Lowlights: The story was dull, and the characters were only slightly more interesting. Compare this novel to The Blind Assassin–both stories beginning with a premise of someone driving off a bridge. I just couldn’t keep an interest in Housekeeping.

Memorable Line: “Because, once alone, it is impossible to believe that one could ever have been otherwise. Loneliness is an absolute discovery.”

Final Thoughts: I enjoyed Robinson’s writing style enough to possibly explore Gilead in the future, her novel that won the Pulitzer. But I’ll pass on Housekeeping.

17 Comments Post a comment
  1. Reblogged this on oshriradhekrishnabole.


    March 11, 2015
  2. Robert, did you read her novel Gilead? I had trouble getting throught it. Great writing but I too found it to be dull.


    March 11, 2015
    • Really? I haven’t read it but thought it would be better. Maybe not.


      March 12, 2015
      • I believe it is better. But I found it hard to stick with her. It’s almost like you have to commit to reading the book like you are with this list. If you have another book that you really want to read, you will most definitely put down Gilead and pick up the other book. I own Gilead and hope to finish it one day. If you ever read it, I’d love to read your thoughts. 😉


        March 12, 2015
  3. I hate to say it, but I felt the same way about Gilead.

    Liked by 1 person

    March 11, 2015
  4. Teresa #

    I read Housekeeping two times. The first time I loved it. The second time, like you, I found it dull. That didn’t stop me from reading Gilead. Just finished it – it rambled on and on about religion. I got through it fine- but once again it was a dull read for me. Will it stop me from reading Home or Lila? Not sure. Her writing is great. And I keep hoping for the thrill that I found in my first read of Housekeeping.


    March 11, 2015
  5. I read Housekeeping a while back, and all I remember is that it wasn’t memorable. But then I picked up Lila (from the Gilead series), and I loved it. I loved the story and I found the prose beyond beautiful. When you finish the books on your list, I’d give another one of Robinson’s a try.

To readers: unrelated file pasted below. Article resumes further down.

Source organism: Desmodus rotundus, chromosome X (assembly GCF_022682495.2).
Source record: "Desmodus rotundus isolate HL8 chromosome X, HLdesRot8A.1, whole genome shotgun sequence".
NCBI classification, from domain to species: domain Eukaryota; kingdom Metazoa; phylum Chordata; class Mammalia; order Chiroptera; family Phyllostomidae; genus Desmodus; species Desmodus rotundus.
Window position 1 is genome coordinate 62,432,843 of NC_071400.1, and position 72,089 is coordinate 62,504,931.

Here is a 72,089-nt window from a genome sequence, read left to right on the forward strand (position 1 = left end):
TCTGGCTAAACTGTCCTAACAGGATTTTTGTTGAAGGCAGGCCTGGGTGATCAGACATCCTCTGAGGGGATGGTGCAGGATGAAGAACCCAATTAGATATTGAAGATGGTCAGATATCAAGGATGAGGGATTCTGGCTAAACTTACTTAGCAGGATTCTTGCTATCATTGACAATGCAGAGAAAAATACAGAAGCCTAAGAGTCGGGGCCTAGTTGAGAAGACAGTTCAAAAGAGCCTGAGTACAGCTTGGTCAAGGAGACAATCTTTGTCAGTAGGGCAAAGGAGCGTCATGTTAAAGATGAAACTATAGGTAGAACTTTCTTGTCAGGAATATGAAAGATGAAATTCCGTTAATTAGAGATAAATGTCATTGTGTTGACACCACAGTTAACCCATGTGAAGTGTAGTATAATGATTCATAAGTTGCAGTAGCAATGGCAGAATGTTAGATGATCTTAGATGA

March 11, 2015
  6. And here I always thought that Portnoy’s Complaint was a comedy. -:)


    March 11, 2015
  7. Try If you could see me now by Cecelia Ahern 🙂


    March 11, 2015
  8. Reblogged this on mustapher01's Blog.


    March 15, 2015
  9. I found Gilead so dull that I forgot I had read it until a friend reminded me that I had.


    March 19, 2015
  10. Reblogged this on MiszPhanget.


    March 22, 2015
  11. I’m coming late to the party, but this is a really accurate portrayal of Robinson’s writing. I so badly wanted to like Gilead–I’d heard great things…how moving it was…but I’d find myself 10 pages in, and realize I’d taken nothing in. Like someone earlier said, I found a new book halfway through and promised myself I’d go back, but it’s

    Just found your blog and LOVE this concept! Can’t wait to follow more.


    April 24, 2015
  12. Hi! I just finished Housekeeping last night, so came to your blog to see your thoughts on the book. Mine were pretty much the same. I even favored the same quote you did. I had read Gilead first, which made me interested to read another Robinson book. If you’re interested in my thoughts on Gilead I included link to my blog. I didn’t find it as boring as a couple of your other responders did or as boring as Housekeeping, frankly. 🙂


    April 24, 2016